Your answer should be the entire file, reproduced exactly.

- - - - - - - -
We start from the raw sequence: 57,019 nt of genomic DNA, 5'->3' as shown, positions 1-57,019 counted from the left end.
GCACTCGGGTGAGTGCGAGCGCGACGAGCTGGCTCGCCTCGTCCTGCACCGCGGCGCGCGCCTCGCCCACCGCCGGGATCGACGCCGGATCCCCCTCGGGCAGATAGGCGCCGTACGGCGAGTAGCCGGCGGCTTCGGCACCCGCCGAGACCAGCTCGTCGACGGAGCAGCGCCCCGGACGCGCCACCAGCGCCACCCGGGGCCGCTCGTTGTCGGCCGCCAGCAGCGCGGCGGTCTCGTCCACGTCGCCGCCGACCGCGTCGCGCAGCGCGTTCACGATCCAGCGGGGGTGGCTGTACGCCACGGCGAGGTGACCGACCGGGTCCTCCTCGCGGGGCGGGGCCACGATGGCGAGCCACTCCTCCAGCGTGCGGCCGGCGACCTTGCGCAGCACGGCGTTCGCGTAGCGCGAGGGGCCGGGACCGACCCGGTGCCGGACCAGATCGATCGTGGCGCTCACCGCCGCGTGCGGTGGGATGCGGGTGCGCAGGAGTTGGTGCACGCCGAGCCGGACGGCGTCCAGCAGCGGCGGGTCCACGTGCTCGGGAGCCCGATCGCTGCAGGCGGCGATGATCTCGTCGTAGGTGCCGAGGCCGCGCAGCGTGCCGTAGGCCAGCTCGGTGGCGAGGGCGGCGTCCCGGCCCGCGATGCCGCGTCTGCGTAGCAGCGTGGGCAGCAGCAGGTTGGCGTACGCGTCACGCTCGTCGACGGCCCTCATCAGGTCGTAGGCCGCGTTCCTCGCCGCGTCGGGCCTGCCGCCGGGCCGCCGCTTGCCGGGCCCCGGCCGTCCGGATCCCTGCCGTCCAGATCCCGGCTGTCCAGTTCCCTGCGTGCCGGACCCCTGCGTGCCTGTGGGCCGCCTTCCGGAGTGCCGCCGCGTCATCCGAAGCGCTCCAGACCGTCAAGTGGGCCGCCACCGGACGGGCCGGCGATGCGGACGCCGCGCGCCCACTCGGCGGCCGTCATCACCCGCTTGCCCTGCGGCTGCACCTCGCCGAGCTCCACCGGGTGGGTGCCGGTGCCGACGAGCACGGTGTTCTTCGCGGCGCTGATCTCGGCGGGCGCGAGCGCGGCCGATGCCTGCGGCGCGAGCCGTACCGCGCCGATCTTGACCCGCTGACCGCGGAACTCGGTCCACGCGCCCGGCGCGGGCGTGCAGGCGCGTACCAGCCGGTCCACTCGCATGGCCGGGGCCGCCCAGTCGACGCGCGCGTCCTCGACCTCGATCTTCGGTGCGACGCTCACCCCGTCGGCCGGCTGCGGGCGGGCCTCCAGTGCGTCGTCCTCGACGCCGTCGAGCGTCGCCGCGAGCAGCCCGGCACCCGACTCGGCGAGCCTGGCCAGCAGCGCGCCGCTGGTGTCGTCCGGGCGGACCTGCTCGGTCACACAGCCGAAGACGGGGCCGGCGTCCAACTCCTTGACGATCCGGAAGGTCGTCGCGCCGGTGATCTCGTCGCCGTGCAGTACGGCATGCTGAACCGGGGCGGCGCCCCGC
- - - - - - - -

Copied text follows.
We start from the raw sequence: 57,019 nt of genomic DNA, 5'->3' as shown, positions 1-57,019 counted from the left end.
GCACTCGGGTGAGTGCGAGCGCGACGAGCTGGCTCGCCTCGTCCTGCACCGCGGCGCGCGCCTCGCCCACCGCCGGGATCGACGCCGGATCCCCCTCGGGCAGATAGGCGCCGTACGGCGAGTAGCCGGCGGCTTCGGCACCCGCCGAGACCAGCTCGTCGACGGAGCAGCGCCCCGGACGCGCCACCAGCGCCACCCGGGGCCGCTCGTTGTCGGCCGCCAGCAGCGCGGCGGTCTCGTCCACGTCGCCGCCGACCGCGTCGCGCAGCGCGTTCACGATCCAGCGGGGGTGGCTGTACGCCACGGCGAGGTGACCGACCGGGTCCTCCTCGCGGGGCGGGGCCACGATGGCGAGCCACTCCTCCAGCGTGCGGCCGGCGACCTTGCGCAGCACGGCGTTCGCGTAGCGCGAGGGGCCGGGACCGACCCGGTGCCGGACCAGATCGATCGTGGCGCTCACCGCCGCGTGCGGTGGGATGCGGGTGCGCAGGAGTTGGTGCACGCCGAGCCGGACGGCGTCCAGCAGCGGCGGGTCCACGTGCTCGGGAGCCCGATCGCTGCAGGCGGCGATGATCTCGTCGTAGGTGCCGAGGCCGCGCAGCGTGCCGTAGGCCAGCTCGGTGGCGAGGGCGGCGTCCCGGCCCGCGATGCCGCGTCTGCGTAGCAGCGTGGGCAGCAGCAGGTTGGCGTACGCGTCACGCTCGTCGACGGCCCTCATCAGGTCGTAGGCCGCGTTCCTCGCCGCGTCGGGCCTGCCGCCGGGCCGCCGCTTGCCGGGCCCCGGCCGTCCGGATCCCTGCCGTCCAGATCCCGGCTGTCCAGTTCCCTGCGTGCCGGACCCCTGCGTGCCTGTGGGCCGCCTTCCGGAGTGCCGCCGCGTCATCCGAAGCGCTCCAGACCGTCAAGTGGGCCGCCACCGGACGGGCCGGCGATGCGGACGCCGCGCGCCCACTCGGCGGCCGTCATCACCCGCTTGCCCTGCGGCTGCACCTCGCCGAGCTCCACCGGGTGGGTGCCGGTGCCGACGAGCACGGTGTTCTTCGCGGCGCTGATCTCGGCGGGCGCGAGCGCGGCCGATGCCTGCGGCGCGAGCCGTACCGCGCCGATCTTGACCCGCTGACCGCGGAACTCGGTCCACGCGCCCGGCGCGGGCGTGCAGGCGCGTACCAGCCGGTCCACTCGCATGGCCGGGGCCGCCCAGTCGACGCGCGCGTCCTCGACCTCGATCTTCGGTGCGACGCTCACCCCGTCGGCCGGCTGCGGGCGGGCCTCCAGTGCGTCGTCCTCGACGCCGTCGAGCGTCGCCGCGAGCAGCCCGGCACCCGACTCGGCGAGCCTGGCCAGCAGCGCGCCGCTGGTGTCGTCCGGGCGGACCTGCTCGGTCACACAGCCGAAGACGGGGCCGGCGTCCAACTCCTTGACGATCCGGAAGGTCGTCGCGCCGGTGATCTCGTCGCCGTGCAGTACGGCATGCTGAACCGGGGCGGCGCCCCGC